Winter is here and so are the tourists. Our visitors from afar are not used to cold temperatures and many are even experiencing snow for the first time. Living in the Arctic, we are used to snow, ice and harsh winter temperatures, but many things can seem strange for foreigners.
- Windows do not open. The first time I saw a window that doesn’t open was in Finland.
- Doors open the wrong way. External doors here open outwards, in most other countries in the world, external doors open inwards.
- Few visitors will understand the sauna. If you host a sauna evening for foreign visitors, do not test their endurance by throwing too much water on the stones. It will ruin their idea of the sauna – I speak from experience! Hitting each other with twigs and rolling around naked in the snow might also seem a little odd for the foreign visitor.
- Chimney latch. I have never seen a fireplace abroad with a chimney you can close.
Vehicles & traffic
- Metal-studded tyres. I have never seen these tyres anywhere else in the world.
- Block heating. We plug our cars in to keep the engine warm in the winter.
- If you stand by a zebra crossing and wait to cross the road, cars will seldom stop to let you cross (unless you are a reindeer). In England, you will get a fine and points on your licence for not letting people cross the road.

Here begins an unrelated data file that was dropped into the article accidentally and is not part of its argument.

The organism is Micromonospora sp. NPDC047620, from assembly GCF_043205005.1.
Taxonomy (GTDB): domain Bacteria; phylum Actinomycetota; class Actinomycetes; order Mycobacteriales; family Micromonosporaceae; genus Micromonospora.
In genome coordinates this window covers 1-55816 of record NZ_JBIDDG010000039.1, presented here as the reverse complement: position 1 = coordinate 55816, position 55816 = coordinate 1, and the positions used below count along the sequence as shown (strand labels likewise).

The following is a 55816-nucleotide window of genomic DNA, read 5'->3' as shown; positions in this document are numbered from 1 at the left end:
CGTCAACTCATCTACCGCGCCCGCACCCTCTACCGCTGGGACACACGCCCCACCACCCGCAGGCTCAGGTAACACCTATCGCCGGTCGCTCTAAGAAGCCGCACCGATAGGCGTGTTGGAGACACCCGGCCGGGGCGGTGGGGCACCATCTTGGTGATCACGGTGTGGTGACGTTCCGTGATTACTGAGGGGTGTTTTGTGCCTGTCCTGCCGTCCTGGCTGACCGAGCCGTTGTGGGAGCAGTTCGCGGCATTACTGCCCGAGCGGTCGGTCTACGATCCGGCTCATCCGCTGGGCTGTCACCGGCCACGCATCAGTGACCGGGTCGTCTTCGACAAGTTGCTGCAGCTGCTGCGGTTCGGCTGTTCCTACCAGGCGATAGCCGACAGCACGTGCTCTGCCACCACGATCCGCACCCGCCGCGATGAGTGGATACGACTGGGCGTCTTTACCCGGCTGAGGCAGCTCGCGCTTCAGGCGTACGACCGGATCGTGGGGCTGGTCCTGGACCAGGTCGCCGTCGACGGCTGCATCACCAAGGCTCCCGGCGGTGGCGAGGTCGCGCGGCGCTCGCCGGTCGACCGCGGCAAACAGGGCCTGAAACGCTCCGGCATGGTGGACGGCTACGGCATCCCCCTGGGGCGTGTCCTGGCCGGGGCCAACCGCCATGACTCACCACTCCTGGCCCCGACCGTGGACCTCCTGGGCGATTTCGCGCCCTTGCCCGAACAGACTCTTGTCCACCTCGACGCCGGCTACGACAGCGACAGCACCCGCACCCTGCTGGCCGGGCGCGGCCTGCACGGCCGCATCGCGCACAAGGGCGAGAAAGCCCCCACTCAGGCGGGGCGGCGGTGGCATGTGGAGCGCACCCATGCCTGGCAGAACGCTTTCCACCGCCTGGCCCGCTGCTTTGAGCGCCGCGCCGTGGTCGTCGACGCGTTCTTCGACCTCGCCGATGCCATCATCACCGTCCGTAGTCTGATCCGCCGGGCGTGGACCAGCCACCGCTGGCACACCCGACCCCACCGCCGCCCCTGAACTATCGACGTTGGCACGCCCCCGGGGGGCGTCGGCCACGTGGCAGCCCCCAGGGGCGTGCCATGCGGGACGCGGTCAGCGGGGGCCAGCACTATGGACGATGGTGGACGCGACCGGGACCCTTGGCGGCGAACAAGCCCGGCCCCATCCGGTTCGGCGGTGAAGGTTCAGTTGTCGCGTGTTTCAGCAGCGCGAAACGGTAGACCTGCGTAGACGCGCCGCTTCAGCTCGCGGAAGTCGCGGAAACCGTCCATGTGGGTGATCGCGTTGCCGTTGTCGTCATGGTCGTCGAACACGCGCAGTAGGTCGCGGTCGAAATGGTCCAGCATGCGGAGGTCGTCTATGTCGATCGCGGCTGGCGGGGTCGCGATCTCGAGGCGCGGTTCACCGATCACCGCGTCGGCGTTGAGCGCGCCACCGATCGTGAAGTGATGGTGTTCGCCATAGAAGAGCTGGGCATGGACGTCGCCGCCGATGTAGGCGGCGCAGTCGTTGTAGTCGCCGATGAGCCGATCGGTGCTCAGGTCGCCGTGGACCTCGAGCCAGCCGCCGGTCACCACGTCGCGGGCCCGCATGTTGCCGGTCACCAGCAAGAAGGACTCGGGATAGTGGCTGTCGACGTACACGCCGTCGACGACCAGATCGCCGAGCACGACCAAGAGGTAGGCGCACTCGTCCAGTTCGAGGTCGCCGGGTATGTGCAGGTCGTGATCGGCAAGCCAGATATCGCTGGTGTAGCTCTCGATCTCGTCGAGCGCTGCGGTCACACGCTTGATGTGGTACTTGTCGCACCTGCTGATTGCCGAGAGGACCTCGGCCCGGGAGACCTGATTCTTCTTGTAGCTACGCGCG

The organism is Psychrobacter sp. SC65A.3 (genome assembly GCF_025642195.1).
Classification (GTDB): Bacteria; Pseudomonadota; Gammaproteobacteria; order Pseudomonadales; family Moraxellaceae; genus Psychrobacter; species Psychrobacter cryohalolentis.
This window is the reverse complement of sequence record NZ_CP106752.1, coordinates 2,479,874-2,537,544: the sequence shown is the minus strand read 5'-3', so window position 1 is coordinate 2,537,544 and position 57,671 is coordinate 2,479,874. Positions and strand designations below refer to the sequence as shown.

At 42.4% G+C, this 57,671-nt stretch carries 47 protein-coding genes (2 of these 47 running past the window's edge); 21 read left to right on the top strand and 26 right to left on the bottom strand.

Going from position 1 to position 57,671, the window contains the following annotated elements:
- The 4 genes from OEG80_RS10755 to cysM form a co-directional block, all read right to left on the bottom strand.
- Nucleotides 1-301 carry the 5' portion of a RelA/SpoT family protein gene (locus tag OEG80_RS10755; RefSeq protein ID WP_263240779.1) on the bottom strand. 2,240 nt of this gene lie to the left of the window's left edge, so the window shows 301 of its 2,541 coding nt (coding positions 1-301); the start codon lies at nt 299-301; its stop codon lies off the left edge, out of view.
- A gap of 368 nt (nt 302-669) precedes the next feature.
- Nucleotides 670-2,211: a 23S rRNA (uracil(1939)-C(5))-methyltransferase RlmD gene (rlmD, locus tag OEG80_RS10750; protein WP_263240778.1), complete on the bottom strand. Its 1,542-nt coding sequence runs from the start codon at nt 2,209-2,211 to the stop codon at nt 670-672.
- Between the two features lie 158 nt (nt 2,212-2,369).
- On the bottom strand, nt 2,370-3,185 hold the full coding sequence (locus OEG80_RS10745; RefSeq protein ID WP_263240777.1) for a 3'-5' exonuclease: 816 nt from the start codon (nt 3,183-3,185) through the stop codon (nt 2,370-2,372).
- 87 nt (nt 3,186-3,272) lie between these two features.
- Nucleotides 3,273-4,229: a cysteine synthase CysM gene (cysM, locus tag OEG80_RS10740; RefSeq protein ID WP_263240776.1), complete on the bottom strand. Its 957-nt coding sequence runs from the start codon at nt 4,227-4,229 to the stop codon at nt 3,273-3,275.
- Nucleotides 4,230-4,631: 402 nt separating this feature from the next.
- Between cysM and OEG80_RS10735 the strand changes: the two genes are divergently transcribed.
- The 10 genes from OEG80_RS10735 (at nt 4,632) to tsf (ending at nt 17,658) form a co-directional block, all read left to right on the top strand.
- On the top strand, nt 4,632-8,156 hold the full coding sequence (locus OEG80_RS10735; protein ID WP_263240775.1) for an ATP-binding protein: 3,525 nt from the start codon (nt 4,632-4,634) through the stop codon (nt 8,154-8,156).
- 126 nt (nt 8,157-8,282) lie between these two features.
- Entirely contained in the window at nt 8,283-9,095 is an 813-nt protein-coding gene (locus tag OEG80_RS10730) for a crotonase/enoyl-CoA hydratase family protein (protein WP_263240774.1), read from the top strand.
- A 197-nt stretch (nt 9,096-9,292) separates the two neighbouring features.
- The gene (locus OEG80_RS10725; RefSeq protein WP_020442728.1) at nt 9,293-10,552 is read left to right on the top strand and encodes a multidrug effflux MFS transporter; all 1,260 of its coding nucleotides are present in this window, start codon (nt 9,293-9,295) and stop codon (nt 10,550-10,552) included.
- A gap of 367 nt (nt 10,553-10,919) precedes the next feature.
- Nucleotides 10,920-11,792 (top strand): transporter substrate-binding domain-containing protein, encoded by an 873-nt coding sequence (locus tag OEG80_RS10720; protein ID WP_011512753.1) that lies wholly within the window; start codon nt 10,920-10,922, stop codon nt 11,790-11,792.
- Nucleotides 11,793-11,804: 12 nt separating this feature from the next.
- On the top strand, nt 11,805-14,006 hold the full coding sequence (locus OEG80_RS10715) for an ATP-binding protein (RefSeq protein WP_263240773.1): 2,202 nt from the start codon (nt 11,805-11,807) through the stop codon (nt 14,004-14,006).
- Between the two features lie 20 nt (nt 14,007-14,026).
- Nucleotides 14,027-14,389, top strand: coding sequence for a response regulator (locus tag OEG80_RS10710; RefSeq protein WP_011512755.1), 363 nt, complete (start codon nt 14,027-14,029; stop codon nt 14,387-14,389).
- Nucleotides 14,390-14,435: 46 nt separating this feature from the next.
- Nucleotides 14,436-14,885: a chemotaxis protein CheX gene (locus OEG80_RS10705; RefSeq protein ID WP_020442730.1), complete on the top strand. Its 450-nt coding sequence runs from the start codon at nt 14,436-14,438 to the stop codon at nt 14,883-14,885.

- In most other countries, when it snows, you avoid driving or going anywhere at all – it is just too risky!
- Avoid tourists walking in the middle of the road. I have noticed that I also do this on holiday. Why? I don’t know.
- Seeing a baby sleeping in a pram outside in the winter is shocking for most visitors. They might think it is like putting your child to sleep in the freezer.
- Even small children walk to school alone. This is because we don’t have much crime in Lapland.
- Abroad, most schools will close if there is snow.
- Kids even eat ice cream in the winter.
- Some visitors have superstitions related to the Northern Lights, but any foreign visitor would like to experience these celestial phenomena.
- There’s not much daylight in winter. This might sound unappealing for people who have never experienced it, but the snow really does brighten things up. Although many of us hate the snow and winter in general, what we see when we look outside is similar to what other people only see once a year on Christmas cards.
Distances and the compass
- Here, distances are measured in kilometres. One hundred kilometres means one hour of driving. In busier places abroad, distances are measured in time. In London, travelling ten kilometres can easily take an hour.
- Finland is a large country, so people are used to talking about compass directions. However, telling a tourist to go north, south, east or west, will almost always be confusing.
- We have more reindeer than people in Lapland. The fact that they roam freely and every reindeer has an owner, might seem odd for foreigners.
- We eat reindeer. Because of Rudolf and Santa Claus, some foreigners might compare this to eating Mickey Mouse.
Since Finland is the best country in the world, if a foreigner asks you why something is done in a certain way, simply tell them it’s because it is the right way to do it.
LET’S GIVE OUR VISITORS A WARM WELCOME TO LAPLAND!